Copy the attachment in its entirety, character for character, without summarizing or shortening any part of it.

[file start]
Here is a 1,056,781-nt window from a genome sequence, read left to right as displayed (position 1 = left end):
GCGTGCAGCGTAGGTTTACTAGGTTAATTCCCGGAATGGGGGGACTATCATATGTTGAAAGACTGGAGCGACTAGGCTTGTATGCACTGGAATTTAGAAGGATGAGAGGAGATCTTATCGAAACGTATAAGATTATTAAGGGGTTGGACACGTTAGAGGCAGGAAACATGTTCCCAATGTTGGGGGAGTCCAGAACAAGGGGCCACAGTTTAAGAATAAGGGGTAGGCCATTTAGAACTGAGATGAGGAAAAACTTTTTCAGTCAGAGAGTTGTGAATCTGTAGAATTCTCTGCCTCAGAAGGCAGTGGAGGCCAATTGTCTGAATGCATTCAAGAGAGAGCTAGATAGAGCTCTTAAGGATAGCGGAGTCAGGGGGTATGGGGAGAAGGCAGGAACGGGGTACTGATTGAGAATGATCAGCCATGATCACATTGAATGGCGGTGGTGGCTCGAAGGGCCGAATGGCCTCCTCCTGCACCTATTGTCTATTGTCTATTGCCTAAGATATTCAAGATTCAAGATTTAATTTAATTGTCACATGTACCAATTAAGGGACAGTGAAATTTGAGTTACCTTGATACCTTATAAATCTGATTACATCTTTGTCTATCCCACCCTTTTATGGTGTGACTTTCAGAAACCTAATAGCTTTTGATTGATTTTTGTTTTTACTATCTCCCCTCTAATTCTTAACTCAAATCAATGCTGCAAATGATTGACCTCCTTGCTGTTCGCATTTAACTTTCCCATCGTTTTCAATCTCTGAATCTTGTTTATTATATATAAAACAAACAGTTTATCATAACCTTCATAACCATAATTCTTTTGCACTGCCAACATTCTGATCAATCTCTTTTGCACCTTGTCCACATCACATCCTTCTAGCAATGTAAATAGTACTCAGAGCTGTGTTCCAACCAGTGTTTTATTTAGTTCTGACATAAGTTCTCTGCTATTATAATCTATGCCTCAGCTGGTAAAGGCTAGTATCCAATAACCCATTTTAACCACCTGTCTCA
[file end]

Here is a 1,056,781-nt window from a genome sequence, read left to right as displayed (position 1 = left end):
GCGTGCAGCGTAGGTTTACTAGGTTAATTCCCGGAATGGGGGGACTATCATATGTTGAAAGACTGGAGCGACTAGGCTTGTATGCACTGGAATTTAGAAGGATGAGAGGAGATCTTATCGAAACGTATAAGATTATTAAGGGGTTGGACACGTTAGAGGCAGGAAACATGTTCCCAATGTTGGGGGAGTCCAGAACAAGGGGCCACAGTTTAAGAATAAGGGGTAGGCCATTTAGAACTGAGATGAGGAAAAACTTTTTCAGTCAGAGAGTTGTGAATCTGTAGAATTCTCTGCCTCAGAAGGCAGTGGAGGCCAATTGTCTGAATGCATTCAAGAGAGAGCTAGATAGAGCTCTTAAGGATAGCGGAGTCAGGGGGTATGGGGAGAAGGCAGGAACGGGGTACTGATTGAGAATGATCAGCCATGATCACATTGAATGGCGGTGGTGGCTCGAAGGGCCGAATGGCCTCCTCCTGCACCTATTGTCTATTGTCTATTGCCTAAGATATTCAAGATTCAAGATTTAATTTAATTGTCACATGTACCAATTAAGGGACAGTGAAATTTGAGTTACCTTGATACCTTATAAATCTGATTACATCTTTGTCTATCCCACCCTTTTATGGTGTGACTTTCAGAAACCTAATAGCTTTTGATTGATTTTTGTTTTTACTATCTCCCCTCTAATTCTTAACTCAAATCAATGCTGCAAATGATTGACCTCCTTGCTGTTCGCATTTAACTTTCCCATCGTTTTCAATCTCTGAATCTTGTTTATTATATATAAAACAAACAGTTTATCATAACCTTCATAACCATAATTCTTTTGCACTGCCAACATTCTGATCAATCTCTTTTGCACCTTGTCCACATCACATCCTTCTAGCAATGTAAATAGTACTCAGAGCTGTGTTCCAACCAGTGTTTTATTTAGTTCTGACATAAGTTCTCTGCTATTATAATCTATGCCTCAGCTGGTAAAGGCTAGTATCCAATAACCCATTTTAACCACCTGTCTCA